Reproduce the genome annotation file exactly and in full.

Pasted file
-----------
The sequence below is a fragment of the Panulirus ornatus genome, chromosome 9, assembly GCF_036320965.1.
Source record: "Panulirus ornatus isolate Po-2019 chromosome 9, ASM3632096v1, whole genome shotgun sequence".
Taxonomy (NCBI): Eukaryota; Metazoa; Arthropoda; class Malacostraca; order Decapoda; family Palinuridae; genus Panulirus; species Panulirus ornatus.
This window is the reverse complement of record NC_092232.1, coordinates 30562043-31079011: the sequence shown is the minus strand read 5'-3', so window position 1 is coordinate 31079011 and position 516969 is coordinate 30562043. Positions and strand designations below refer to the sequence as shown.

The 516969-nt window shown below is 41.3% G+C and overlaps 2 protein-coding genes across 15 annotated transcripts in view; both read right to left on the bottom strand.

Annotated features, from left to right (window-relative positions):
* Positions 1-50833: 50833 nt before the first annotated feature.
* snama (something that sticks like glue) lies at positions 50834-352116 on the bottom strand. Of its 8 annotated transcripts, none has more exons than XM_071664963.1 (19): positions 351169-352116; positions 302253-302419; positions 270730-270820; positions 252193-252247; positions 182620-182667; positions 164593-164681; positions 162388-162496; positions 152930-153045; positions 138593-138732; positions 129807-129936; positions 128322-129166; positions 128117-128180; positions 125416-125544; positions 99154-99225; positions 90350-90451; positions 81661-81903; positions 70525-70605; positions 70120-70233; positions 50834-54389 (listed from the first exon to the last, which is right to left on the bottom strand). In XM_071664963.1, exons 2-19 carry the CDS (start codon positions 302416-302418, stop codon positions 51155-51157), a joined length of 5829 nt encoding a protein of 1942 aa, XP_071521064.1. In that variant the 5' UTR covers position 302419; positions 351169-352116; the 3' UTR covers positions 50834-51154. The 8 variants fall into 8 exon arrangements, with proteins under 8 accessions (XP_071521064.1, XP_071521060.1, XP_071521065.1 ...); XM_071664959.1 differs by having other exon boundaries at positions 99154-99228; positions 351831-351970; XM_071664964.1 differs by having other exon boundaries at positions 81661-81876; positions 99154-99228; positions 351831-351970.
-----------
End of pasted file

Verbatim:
The sequence below is a fragment of the Panulirus ornatus genome, chromosome 9, assembly GCF_036320965.1.
Source record: "Panulirus ornatus isolate Po-2019 chromosome 9, ASM3632096v1, whole genome shotgun sequence".
Taxonomy (NCBI): Eukaryota; Metazoa; Arthropoda; class Malacostraca; order Decapoda; family Palinuridae; genus Panulirus; species Panulirus ornatus.
This window is the reverse complement of record NC_092232.1, coordinates 30562043-31079011: the sequence shown is the minus strand read 5'-3', so window position 1 is coordinate 31079011 and position 516969 is coordinate 30562043. Positions and strand designations below refer to the sequence as shown.

The 516969-nt window shown below is 41.3% G+C and overlaps 2 protein-coding genes across 15 annotated transcripts in view; both read right to left on the bottom strand.

Annotated features, from left to right (window-relative positions):
* Positions 1-50833: 50833 nt before the first annotated feature.
* snama (something that sticks like glue) lies at positions 50834-352116 on the bottom strand. Of its 8 annotated transcripts, none has more exons than XM_071664963.1 (19): positions 351169-352116; positions 302253-302419; positions 270730-270820; positions 252193-252247; positions 182620-182667; positions 164593-164681; positions 162388-162496; positions 152930-153045; positions 138593-138732; positions 129807-129936; positions 128322-129166; positions 128117-128180; positions 125416-125544; positions 99154-99225; positions 90350-90451; positions 81661-81903; positions 70525-70605; positions 70120-70233; positions 50834-54389 (listed from the first exon to the last, which is right to left on the bottom strand). In XM_071664963.1, exons 2-19 carry the CDS (start codon positions 302416-302418, stop codon positions 51155-51157), a joined length of 5829 nt encoding a protein of 1942 aa, XP_071521064.1. In that variant the 5' UTR covers position 302419; positions 351169-352116; the 3' UTR covers positions 50834-51154. The 8 variants fall into 8 exon arrangements, with proteins under 8 accessions (XP_071521064.1, XP_071521060.1, XP_071521065.1 ...); XM_071664959.1 differs by having other exon boundaries at positions 99154-99228; positions 351831-351970; XM_071664964.1 differs by having other exon boundaries at positions 81661-81876; positions 99154-99228; positions 351831-351970.